Saturday, February 26, 2011

Homer - Best Dog Ever

This is our dog Homer. I talk about donkeys, and horses, and cats on this blog, so I thought I'd show you a picture of Homer. As you can see, he likes snow.

In fact, he likes to do anything we like to do. If you say the word walk, you have to spell it W-A-L-K or else you'll have one hundred pounds of wagging monster dog knocking you over in excitement.

I got Homer from the animal shelter about six years ago. I saw his picture on their website at 3:30 PM on a Saturday. They closed at 4:00 PM. I jumped in my car and got there in 15 minutes, fell in love in 10 minutes, did paper work for another 5, and at 4:00 PM drove him home.

Rescuing a dog from an animal shelter is like taking a stranger into your home and hoping you get along. In Homer's case, I knew little about his history. He was a young full grown dog (lab mixed with golden retriever?) that had been found running loose for some time with another dog. The day after I brought him home, we cleared brush all day and hauled it into burn piles. Homer walked back and forth with us, back and forth, staying close to our side. By the end of the day we knew he wasn't going to leave. He was quite happy to find a home and people to love him.

Homer is not only loyal, he adores children and cats. Well, I should say that cats love Homer. They all rub against him (even the neighbor's cat) and our barn cat Lucy even sleeps with him at night.

Homer is starting to look a little older in this picture I snapped two days ago. He is probably around seven years old this year, and I'm reminded to spend time with my faithful friend while I still can.
And I'm reminding you, as a dog lover, that you can still enter the contest (until Feb 28, 2011) to win Bobbie Pyron's brand new dog book called A DOG'S WAY HOME. This is hands-down one of the best dog books I have ever read, and you will Love It!

How do you enter? Just go to my interview with author Bobbie Pyron below, or click here to get there, scroll to bottom and leave a comment about your favorite kind of dog, and you are entered to win. Simple. But hurry!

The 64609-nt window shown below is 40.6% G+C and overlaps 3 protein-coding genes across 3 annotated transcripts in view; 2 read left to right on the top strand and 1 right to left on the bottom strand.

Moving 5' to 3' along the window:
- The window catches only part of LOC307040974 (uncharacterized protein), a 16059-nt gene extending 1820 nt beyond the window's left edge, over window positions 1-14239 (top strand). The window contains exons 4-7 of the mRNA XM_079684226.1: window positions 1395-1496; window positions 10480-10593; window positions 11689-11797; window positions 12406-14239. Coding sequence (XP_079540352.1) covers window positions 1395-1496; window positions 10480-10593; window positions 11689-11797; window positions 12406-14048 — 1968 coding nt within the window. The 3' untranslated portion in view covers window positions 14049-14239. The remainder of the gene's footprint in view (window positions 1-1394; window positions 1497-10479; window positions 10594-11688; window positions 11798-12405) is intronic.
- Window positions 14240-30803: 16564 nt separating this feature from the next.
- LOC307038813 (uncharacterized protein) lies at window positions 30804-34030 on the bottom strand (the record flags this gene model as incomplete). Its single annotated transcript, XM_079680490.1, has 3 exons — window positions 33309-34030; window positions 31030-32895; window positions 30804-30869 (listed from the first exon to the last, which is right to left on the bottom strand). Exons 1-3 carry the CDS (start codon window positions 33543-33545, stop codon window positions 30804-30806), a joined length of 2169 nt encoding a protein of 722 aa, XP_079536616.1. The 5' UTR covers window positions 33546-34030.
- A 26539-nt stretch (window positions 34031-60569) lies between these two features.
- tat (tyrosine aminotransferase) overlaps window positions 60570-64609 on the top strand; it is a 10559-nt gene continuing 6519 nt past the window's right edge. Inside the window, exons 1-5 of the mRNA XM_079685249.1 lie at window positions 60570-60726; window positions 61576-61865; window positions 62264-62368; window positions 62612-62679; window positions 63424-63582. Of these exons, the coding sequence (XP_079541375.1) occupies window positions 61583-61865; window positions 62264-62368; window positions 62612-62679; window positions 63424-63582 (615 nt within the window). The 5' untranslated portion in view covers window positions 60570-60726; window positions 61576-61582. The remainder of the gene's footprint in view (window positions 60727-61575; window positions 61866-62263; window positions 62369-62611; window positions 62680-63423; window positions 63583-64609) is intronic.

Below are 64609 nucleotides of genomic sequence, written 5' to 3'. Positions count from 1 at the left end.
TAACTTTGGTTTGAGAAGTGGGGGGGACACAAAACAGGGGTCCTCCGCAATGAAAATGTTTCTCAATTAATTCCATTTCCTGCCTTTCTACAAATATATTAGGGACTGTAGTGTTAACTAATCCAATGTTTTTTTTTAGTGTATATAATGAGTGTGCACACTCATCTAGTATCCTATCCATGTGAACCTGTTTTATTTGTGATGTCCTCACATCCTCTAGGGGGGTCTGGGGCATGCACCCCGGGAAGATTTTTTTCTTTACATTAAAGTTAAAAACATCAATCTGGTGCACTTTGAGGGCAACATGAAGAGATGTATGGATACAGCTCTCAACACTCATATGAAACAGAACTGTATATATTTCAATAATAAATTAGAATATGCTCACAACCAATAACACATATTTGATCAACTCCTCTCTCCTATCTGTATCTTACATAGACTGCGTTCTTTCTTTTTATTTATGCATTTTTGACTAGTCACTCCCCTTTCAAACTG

Oh, and my favorite breed of dog? Anything with a good personality, but I have to say that I Really. Love. Labs.

Tuesday, February 22, 2011

Sharing a Link

Today I'm going to talk about the difference between a link to a blog and a permanent link to an exact post on a blog. For some of you this will be old hat (ooh, I love that expression, don't you? I'll have to google it and find where it came from.) But, I digress. If you're reading along and all this is old hat to you, don't continue.

But if you are like me - just a self-taught blogger/internet fool who picks things up as you go along, you might learn something.

Say you find an interesting post on the internet that you'd like to either
a) share with your friends on facebook/twitter/wherever or
b) save for yourself to read later by bookmarking it or saving under favorites on your computer.
For instance, the post previous to this one, which is an interview with Bobbie Pyron and a giveaway of her fabulous book A DOG'S WAY HOME.

If you just share the address for this blog: then when someone clicks on it, they get my most recent post, which at the moment is this one. Then they'll have to search around to find the interview with Bobbie.

So the best thing to do (to share a link) is to click on the title at the top of the post (in the case of the interview it is Meet Bobbie Pyron) and the actual address of the link comes up which is: )

Notice the difference in the two links? Go ahead, click on them both, and see what you come up with.

Now what if you've clicked through to a cool link to a blog, you like what you see and want to come back and read this blog some more? Well, my previous method, before I became a little more savvy about this (and trust me, I only know a smidgen about all this internet nonsense) was to save the link to the exact post, under favorites or bookmarks, on my computer. But what if I wanted to go to (for instance) Linda Benson's blog again, how would I get to her more recent posts? Well, two ways.

1) If you are getting the hang of the way labels for posts work, you can go to the URL (which is the address up top) and backspace/delete all the stuff on the right until it just reads (or whatever blog you're trying to read.)Then hit ENTER, and it should take you to the home page for the blog, with all their recent posts. Save that under favorites. If this sounds too confusing, try this.

2) Most blogs have a sidebar, which lists their posts by month. If you click on the current month, you will get all the most recent posts. Some blogs even have tabs on them, and if you look you might find one that says Home. That's what you want. Then if you save that link, you'll always get the most recent posts.

Of course, when you get good at this, you can subscribe to a blog, which means you can get all the recent posts in your email, or you can set up a Google reader to read all your favorite blogs. And then there's shortening a link, to make it fit on Twitter. But that's moving ahead.

So for now, remember this: To share a post or a link, click on the title of that post to get the exact address for the link.

To find the actual address for the blog itself, look for the simplified name (usually ending in .com) without all that other stuff on the right hand side of the URL.

Anyone else have comments or knowledge to share about Sharing Links or Saving Blogs? What has worked for you?

Wednesday, February 16, 2011

Meet Bobbie Pyron